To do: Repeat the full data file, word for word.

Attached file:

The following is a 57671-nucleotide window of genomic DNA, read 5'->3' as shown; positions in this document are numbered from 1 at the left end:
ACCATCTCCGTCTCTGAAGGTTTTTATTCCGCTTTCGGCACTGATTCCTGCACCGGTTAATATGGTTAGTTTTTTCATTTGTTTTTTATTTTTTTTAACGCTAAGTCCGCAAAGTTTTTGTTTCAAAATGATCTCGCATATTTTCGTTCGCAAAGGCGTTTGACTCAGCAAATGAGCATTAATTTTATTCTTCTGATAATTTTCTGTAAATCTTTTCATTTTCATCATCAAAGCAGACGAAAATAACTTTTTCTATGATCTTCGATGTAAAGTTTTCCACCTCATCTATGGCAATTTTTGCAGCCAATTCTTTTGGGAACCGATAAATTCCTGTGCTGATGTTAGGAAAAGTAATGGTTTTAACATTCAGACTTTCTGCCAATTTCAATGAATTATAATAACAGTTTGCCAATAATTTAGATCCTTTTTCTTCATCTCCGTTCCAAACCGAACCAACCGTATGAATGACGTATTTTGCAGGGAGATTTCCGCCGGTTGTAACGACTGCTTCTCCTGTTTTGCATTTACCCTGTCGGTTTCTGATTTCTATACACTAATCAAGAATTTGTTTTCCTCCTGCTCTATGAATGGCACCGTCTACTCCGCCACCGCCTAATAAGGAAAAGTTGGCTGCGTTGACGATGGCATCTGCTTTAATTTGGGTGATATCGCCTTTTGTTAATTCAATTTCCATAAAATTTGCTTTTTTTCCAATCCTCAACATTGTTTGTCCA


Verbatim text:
The following is a 57671-nucleotide window of genomic DNA, read 5'->3' as shown; positions in this document are numbered from 1 at the left end:
ACCATCTCCGTCTCTGAAGGTTTTTATTCCGCTTTCGGCACTGATTCCTGCACCGGTTAATATGGTTAGTTTTTTCATTTGTTTTTTATTTTTTTTAACGCTAAGTCCGCAAAGTTTTTGTTTCAAAATGATCTCGCATATTTTCGTTCGCAAAGGCGTTTGACTCAGCAAATGAGCATTAATTTTATTCTTCTGATAATTTTCTGTAAATCTTTTCATTTTCATCATCAAAGCAGACGAAAATAACTTTTTCTATGATCTTCGATGTAAAGTTTTCCACCTCATCTATGGCAATTTTTGCAGCCAATTCTTTTGGGAACCGATAAATTCCTGTGCTGATGTTAGGAAAAGTAATGGTTTTAACATTCAGACTTTCTGCCAATTTCAATGAATTATAATAACAGTTTGCCAATAATTTAGATCCTTTTTCTTCATCTCCGTTCCAAACCGAACCAACCGTATGAATGACGTATTTTGCAGGGAGATTTCCGCCGGTTGTAACGACTGCTTCTCCTGTTTTGCATTTACCCTGTCGGTTTCTGATTTCTATACACTAATCAAGAATTTGTTTTCCTCCTGCTCTATGAATGGCACCGTCTACTCCGCCACCGCCTAATAAGGAAAAGTTGGCTGCGTTGACGATGGCATCTGCTTTAATTTGGGTGATATCGCCTTTTGTTAATTCAATTTCCATAAAATTTGCTTTTTTTCCAATCCTCAACATTGTTTGTCCA